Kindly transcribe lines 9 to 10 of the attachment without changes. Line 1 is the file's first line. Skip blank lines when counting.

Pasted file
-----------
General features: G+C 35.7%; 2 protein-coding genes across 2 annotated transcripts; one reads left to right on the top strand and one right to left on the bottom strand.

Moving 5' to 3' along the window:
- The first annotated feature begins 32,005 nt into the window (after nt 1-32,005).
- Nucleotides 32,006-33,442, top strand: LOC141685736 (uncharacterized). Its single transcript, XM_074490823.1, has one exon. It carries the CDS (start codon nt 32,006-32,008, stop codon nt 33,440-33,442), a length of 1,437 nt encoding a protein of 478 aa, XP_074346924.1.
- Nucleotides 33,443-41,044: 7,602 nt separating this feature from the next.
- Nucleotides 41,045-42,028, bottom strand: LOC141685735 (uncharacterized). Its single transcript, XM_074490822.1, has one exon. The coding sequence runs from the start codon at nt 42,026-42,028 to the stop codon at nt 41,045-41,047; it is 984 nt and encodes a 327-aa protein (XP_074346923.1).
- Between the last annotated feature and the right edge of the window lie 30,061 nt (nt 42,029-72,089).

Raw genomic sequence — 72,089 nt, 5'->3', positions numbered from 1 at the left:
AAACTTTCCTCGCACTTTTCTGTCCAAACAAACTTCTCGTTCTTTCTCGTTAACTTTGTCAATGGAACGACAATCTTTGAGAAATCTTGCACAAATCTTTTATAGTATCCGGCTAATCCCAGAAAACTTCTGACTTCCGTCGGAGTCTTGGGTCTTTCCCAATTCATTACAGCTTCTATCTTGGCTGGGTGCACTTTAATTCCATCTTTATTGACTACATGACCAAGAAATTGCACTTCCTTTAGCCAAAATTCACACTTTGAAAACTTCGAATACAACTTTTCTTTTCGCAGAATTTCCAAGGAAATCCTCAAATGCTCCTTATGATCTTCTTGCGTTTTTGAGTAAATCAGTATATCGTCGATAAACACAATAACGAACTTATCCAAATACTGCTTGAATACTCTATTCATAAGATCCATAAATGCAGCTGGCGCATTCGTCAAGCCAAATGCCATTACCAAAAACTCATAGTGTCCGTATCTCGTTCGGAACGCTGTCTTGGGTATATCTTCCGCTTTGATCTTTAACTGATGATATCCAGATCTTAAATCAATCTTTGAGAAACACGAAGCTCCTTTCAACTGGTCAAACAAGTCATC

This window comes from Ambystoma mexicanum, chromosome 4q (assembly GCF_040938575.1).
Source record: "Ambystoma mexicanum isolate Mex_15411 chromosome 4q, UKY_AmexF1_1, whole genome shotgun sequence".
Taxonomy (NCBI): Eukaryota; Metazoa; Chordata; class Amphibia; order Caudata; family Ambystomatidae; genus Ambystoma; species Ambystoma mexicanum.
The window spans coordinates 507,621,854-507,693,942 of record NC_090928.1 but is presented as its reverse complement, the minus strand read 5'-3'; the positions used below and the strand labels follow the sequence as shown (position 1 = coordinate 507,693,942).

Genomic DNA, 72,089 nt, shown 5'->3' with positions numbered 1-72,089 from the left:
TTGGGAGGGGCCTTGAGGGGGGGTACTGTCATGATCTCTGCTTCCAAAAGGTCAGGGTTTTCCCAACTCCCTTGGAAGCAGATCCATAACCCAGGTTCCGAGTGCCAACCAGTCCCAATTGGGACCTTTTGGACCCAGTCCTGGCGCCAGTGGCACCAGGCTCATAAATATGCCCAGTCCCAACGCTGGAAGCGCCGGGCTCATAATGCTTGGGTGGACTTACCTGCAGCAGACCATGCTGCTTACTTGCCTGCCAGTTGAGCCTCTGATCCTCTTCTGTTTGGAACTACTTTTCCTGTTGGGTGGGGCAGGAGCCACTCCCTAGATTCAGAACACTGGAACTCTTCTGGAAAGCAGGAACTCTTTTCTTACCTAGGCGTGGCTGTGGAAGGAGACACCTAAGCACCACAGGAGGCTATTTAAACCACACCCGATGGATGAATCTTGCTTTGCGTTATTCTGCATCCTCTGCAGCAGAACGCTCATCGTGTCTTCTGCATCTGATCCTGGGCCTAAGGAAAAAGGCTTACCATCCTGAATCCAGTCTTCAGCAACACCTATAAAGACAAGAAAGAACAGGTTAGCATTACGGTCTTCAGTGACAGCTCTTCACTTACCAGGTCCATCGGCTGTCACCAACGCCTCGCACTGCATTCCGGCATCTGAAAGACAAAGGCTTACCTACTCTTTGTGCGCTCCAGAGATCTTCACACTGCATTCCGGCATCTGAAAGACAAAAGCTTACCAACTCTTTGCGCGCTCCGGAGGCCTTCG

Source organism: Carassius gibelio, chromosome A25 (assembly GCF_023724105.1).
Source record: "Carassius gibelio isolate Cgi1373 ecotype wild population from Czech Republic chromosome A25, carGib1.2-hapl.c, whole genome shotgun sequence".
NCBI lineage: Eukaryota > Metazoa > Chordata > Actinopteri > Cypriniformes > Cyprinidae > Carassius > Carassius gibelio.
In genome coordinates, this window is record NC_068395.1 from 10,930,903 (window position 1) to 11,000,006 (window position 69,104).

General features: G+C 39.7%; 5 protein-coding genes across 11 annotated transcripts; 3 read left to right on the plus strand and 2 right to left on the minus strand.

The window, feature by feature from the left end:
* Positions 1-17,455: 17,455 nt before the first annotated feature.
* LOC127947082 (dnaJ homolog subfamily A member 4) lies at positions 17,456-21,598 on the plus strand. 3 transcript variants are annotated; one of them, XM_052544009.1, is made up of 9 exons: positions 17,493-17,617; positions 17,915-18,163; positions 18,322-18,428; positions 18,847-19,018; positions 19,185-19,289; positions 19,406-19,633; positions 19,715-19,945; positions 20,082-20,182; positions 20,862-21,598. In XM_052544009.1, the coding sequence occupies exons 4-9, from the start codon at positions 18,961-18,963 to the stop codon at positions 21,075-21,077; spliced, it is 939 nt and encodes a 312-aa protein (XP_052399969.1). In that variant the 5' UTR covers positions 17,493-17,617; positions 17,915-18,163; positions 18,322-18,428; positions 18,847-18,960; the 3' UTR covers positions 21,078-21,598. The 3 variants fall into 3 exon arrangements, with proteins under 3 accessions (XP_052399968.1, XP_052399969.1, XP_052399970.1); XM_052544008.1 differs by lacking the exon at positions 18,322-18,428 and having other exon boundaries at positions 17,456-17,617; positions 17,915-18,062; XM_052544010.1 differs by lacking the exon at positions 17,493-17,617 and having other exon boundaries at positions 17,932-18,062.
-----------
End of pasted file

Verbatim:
AAACTTTCCTCGCACTTTTCTGTCCAAACAAACTTCTCGTTCTTTCTCGTTAACTTTGTCAATGGAACGACAATCTTTGAGAAATCTTGCACAAATCTTTTATAGTATCCGGCTAATCCCAGAAAACTTCTGACTTCCGTCGGAGTCTTGGGTCTTTCCCAATTCATTACAGCTTCTATCTTGGCTGGGTGCACTTTAATTCCATCTTTATTGACTACATGACCAAGAAATTGCACTTCCTTTAGCCAAAATTCACACTTTGAAAACTTCGAATACAACTTTTCTTTTCGCAGAATTTCCAAGGAAATCCTCAAATGCTCCTTATGATCTTCTTGCGTTTTTGAGTAAATCAGTATATCGTCGATAAACACAATAACGAACTTATCCAAATACTGCTTGAATACTCTATTCATAAGATCCATAAATGCAGCTGGCGCATTCGTCAAGCCAAATGCCATTACCAAAAACTCATAGTGTCCGTATCTCGTTCGGAACGCTGTCTTGGGTATATCTTCCGCTTTGATCTTTAACTGATGATATCCAGATCTTAAATCAATCTTTGAGAAACACGAAGCTCCTTTCAACTGGTCAAACAAGTCATC

This window comes from Ambystoma mexicanum, chromosome 4q (assembly GCF_040938575.1).